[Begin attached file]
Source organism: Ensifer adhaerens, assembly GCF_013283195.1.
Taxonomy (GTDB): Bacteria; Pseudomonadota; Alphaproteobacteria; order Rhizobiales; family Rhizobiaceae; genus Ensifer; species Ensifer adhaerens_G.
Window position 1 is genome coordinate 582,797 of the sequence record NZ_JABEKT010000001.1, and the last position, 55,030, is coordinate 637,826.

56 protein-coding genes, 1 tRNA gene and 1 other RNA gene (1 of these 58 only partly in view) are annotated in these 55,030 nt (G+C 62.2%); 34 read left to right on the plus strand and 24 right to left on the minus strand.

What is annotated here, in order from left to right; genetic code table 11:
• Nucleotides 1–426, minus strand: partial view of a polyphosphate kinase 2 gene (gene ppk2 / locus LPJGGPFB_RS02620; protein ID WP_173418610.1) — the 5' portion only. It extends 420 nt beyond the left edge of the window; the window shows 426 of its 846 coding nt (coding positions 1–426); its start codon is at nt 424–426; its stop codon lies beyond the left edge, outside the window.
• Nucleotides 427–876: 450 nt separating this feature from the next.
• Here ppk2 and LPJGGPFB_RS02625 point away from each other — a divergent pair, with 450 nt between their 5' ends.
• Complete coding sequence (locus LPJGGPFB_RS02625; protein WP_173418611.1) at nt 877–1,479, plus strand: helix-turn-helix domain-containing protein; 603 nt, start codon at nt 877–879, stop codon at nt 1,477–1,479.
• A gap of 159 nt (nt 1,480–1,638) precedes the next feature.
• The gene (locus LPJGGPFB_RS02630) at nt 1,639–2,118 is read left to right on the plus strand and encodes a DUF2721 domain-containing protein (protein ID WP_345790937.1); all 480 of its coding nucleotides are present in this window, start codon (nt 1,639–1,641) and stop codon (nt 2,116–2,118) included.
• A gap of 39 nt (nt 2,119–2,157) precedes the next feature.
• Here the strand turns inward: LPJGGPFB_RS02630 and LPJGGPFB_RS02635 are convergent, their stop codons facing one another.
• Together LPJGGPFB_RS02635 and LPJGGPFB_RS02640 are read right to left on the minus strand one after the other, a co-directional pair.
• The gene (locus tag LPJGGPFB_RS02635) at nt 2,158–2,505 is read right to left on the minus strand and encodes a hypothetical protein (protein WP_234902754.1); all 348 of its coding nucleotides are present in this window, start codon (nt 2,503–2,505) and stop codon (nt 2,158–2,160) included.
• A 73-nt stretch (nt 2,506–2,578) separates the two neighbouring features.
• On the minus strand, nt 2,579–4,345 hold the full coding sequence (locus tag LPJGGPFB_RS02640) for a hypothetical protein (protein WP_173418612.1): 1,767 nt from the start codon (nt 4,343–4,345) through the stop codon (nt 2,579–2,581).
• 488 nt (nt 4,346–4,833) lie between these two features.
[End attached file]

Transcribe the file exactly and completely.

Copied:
Source organism: Ensifer adhaerens, assembly GCF_013283195.1.
Taxonomy (GTDB): Bacteria; Pseudomonadota; Alphaproteobacteria; order Rhizobiales; family Rhizobiaceae; genus Ensifer; species Ensifer adhaerens_G.
Window position 1 is genome coordinate 582,797 of the sequence record NZ_JABEKT010000001.1, and the last position, 55,030, is coordinate 637,826.

56 protein-coding genes, 1 tRNA gene and 1 other RNA gene (1 of these 58 only partly in view) are annotated in these 55,030 nt (G+C 62.2%); 34 read left to right on the plus strand and 24 right to left on the minus strand.

What is annotated here, in order from left to right; genetic code table 11:
• Nucleotides 1–426, minus strand: partial view of a polyphosphate kinase 2 gene (gene ppk2 / locus LPJGGPFB_RS02620; protein ID WP_173418610.1) — the 5' portion only. It extends 420 nt beyond the left edge of the window; the window shows 426 of its 846 coding nt (coding positions 1–426); its start codon is at nt 424–426; its stop codon lies beyond the left edge, outside the window.
• Nucleotides 427–876: 450 nt separating this feature from the next.
• Here ppk2 and LPJGGPFB_RS02625 point away from each other — a divergent pair, with 450 nt between their 5' ends.
• Complete coding sequence (locus LPJGGPFB_RS02625; protein WP_173418611.1) at nt 877–1,479, plus strand: helix-turn-helix domain-containing protein; 603 nt, start codon at nt 877–879, stop codon at nt 1,477–1,479.
• A gap of 159 nt (nt 1,480–1,638) precedes the next feature.
• The gene (locus LPJGGPFB_RS02630) at nt 1,639–2,118 is read left to right on the plus strand and encodes a DUF2721 domain-containing protein (protein ID WP_345790937.1); all 480 of its coding nucleotides are present in this window, start codon (nt 1,639–1,641) and stop codon (nt 2,116–2,118) included.
• A gap of 39 nt (nt 2,119–2,157) precedes the next feature.
• Here the strand turns inward: LPJGGPFB_RS02630 and LPJGGPFB_RS02635 are convergent, their stop codons facing one another.
• Together LPJGGPFB_RS02635 and LPJGGPFB_RS02640 are read right to left on the minus strand one after the other, a co-directional pair.
• The gene (locus tag LPJGGPFB_RS02635) at nt 2,158–2,505 is read right to left on the minus strand and encodes a hypothetical protein (protein WP_234902754.1); all 348 of its coding nucleotides are present in this window, start codon (nt 2,503–2,505) and stop codon (nt 2,158–2,160) included.
• A 73-nt stretch (nt 2,506–2,578) separates the two neighbouring features.
• On the minus strand, nt 2,579–4,345 hold the full coding sequence (locus tag LPJGGPFB_RS02640) for a hypothetical protein (protein WP_173418612.1): 1,767 nt from the start codon (nt 4,343–4,345) through the stop codon (nt 2,579–2,581).
• 488 nt (nt 4,346–4,833) lie between these two features.